There has been extensive use of asbestos on buildings since the 1940’s for a variety of reasons; for noise-proofing, decoration, to fire-proof large buildings, schools and hospitals. As this practice became standard by the 1950’s, it increased the risk of asbestos exposure, which can have very adverse health effects. Sprayed asbestos gradually crumbles with time and releases fibers in the air, which can be inhaled by people around; it can even be circulated all around the building through the air-conditioning.
Asbestos removal procedures can eliminate the hazard, but it has to be done with careful control systems, with the help of experts experienced in earth moving work and in handling asbestos waste and its removal. All aspects of the asbestos removal procedure have to be supervised and the workforce has to be knowledgeable in similar work. All companies engaged in the asbestos removal procedure have to be registered under Territory or State legislation.
- Before starting the asbestos removal procedure, the risks have to be assessed. A safety procedure for the work has to be put into place; dust and fibers being released into the air should be minimized and exposure has to be avoided. Asbestos that crumbles easily presents the gravest risk as it releases fibers into the air. Bonded asbestos is less risky, as it does not release fibers in the atmosphere if it is in undamaged condition.
- Protective clothing, disposable coveralls and respirators have to be used by the workers engaged in the asbestos removal procedure. Hand tools (non-powered) generate much less dust and are therefore safer to use. If possible, the asbestos material should be wetted down to prevent the dust from rising. The workers should be in a well- ventilated area; all asbestos pieces should be put into bags and labeled as “asbestos waste”.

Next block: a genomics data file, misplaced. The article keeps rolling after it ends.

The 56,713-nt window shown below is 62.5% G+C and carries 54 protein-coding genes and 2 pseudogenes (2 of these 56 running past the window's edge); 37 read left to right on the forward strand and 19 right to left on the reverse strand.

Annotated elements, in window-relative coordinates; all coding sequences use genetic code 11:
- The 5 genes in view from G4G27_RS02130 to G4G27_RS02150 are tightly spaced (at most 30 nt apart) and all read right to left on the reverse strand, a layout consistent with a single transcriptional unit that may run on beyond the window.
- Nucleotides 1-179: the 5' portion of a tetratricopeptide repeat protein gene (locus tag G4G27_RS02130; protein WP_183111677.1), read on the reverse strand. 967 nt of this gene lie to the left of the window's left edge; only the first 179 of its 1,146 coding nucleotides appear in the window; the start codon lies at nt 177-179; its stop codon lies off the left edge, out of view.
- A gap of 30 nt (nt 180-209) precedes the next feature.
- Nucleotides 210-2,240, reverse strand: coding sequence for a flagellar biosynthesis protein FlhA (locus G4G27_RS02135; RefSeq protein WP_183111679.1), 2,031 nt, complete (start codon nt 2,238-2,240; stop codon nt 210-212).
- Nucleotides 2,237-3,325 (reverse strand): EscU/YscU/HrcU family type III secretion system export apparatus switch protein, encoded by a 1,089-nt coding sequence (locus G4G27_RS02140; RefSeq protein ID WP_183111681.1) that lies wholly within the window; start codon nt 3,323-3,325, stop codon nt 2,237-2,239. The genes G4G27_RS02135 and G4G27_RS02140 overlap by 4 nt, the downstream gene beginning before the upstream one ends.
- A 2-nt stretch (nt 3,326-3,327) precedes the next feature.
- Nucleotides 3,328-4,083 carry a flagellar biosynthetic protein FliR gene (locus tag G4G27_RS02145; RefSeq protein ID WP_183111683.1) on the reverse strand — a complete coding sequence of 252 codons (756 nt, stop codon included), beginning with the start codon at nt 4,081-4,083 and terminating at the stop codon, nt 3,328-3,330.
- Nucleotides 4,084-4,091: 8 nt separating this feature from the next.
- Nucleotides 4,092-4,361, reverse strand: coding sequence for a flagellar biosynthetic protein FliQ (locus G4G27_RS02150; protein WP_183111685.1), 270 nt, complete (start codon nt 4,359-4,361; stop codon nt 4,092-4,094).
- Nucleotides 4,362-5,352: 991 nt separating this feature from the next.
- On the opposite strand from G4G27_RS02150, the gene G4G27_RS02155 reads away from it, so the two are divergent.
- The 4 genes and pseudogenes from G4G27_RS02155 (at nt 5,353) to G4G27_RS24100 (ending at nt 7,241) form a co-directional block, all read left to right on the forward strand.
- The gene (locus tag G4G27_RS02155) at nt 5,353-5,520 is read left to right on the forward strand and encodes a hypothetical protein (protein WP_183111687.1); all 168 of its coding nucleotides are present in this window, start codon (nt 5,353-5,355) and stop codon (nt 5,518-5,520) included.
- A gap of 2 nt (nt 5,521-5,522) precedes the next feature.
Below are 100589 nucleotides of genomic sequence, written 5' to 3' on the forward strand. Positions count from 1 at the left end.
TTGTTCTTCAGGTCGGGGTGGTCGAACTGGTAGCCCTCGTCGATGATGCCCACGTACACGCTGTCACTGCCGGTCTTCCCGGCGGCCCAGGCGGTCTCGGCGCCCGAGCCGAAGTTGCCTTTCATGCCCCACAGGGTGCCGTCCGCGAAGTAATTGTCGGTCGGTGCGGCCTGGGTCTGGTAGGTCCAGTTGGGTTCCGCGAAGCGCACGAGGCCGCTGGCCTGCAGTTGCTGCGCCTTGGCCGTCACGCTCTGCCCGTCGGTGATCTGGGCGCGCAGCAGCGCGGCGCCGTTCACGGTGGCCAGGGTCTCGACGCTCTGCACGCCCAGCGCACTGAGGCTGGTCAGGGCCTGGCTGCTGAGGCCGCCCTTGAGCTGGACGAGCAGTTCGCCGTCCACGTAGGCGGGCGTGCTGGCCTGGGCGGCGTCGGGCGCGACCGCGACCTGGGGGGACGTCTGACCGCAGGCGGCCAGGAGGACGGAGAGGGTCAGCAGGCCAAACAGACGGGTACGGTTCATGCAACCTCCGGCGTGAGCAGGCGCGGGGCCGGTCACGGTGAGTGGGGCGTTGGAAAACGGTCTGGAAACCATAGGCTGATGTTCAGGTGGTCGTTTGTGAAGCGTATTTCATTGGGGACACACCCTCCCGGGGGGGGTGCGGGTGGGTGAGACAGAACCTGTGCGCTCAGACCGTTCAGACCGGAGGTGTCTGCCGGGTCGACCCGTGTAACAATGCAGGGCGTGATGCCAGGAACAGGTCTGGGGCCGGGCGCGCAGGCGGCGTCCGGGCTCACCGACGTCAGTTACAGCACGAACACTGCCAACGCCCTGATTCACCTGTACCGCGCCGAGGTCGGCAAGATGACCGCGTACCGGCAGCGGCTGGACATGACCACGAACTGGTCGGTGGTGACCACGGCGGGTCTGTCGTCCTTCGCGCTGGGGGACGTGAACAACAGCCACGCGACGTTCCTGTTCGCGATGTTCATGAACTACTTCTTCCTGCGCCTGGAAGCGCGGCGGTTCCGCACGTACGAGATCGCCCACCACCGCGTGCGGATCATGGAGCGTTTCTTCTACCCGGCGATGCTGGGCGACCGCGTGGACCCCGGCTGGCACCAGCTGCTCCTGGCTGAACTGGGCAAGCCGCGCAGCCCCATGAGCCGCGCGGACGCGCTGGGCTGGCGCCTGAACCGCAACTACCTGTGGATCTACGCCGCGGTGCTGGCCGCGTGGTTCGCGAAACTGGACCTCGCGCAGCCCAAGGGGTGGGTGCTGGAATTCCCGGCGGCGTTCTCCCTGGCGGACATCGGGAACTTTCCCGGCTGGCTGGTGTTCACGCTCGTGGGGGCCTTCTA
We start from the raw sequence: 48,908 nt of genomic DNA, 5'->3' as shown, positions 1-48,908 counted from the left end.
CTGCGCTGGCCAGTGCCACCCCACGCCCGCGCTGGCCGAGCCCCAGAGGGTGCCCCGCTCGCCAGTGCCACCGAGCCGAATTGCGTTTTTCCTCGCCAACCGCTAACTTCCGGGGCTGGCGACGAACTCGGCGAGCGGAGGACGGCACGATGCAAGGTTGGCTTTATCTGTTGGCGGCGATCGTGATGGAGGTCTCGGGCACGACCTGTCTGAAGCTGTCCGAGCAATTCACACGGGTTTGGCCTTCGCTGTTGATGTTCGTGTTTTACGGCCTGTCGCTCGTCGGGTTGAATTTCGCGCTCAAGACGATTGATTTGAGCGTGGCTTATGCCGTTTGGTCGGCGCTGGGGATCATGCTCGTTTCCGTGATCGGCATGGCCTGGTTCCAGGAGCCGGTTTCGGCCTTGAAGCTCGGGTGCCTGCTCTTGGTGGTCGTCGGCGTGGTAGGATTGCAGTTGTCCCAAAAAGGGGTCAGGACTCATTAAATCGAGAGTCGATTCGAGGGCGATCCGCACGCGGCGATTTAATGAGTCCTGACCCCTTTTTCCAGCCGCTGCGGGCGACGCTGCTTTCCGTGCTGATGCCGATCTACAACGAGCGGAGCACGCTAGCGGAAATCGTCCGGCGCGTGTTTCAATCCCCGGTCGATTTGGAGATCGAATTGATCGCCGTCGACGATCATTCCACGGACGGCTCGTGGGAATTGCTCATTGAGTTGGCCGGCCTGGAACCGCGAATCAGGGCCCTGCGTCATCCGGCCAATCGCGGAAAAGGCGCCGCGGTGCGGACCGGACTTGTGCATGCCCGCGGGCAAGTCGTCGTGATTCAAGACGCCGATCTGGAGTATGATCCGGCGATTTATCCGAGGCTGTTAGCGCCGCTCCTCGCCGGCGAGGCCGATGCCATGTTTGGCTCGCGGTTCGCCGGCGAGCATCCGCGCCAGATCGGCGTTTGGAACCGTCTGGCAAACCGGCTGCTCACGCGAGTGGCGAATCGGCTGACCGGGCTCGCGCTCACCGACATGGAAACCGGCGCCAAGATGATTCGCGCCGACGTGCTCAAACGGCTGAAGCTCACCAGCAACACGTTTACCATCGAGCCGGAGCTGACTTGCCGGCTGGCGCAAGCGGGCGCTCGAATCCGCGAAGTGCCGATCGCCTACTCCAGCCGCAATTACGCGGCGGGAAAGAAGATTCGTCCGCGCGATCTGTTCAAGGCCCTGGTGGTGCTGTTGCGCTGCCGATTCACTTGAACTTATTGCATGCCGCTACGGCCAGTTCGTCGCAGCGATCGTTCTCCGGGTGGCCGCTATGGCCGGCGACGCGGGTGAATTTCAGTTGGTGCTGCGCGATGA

- For doing external work during the asbestos removal procedure, all doors and windows of the building should be closed. Signs with warnings of the asbestos removal procedure in progress and necessary barriers should be put up. If possible, the asbestos sheets should be sealed with PVA type paint, or made damp with water.
- Workers engaged in asbestos removal procedures have to be in coveralls and use approved respirators. Asbestos sheets should be removed with the least breakage during the asbestos removal procedure; they should not be dropped but lowered to the ground.
- Removed sheets should be put into polythene sheeting, wrapped, and sealed before disposal. The sheets should not be left on the site; they may get broken or crushed. The asbestos residues should be cleaned with the appropriate vacuum cleaner. The masks and coveralls used during the operation should be placed with the rest of the asbestos waste into bags and removed.
- The concerned authority for environmental protection or local council for waste disposal has to be contacted at the time of removal from site. The asbestos waste has to be kept damp; it must be labeled and sealed in leak-proof, plastic containers. It should be taken away from the area as fast as possible and transported in covered vehicles. It has to be disposed of in an area which has the EPA’s approval or other disposal authority. A post air monitoring exercise has to be conducted at the site.
Thus you must follow this basic asbestos removal procedure while asbestos is being removed for maintaining a healthy environment.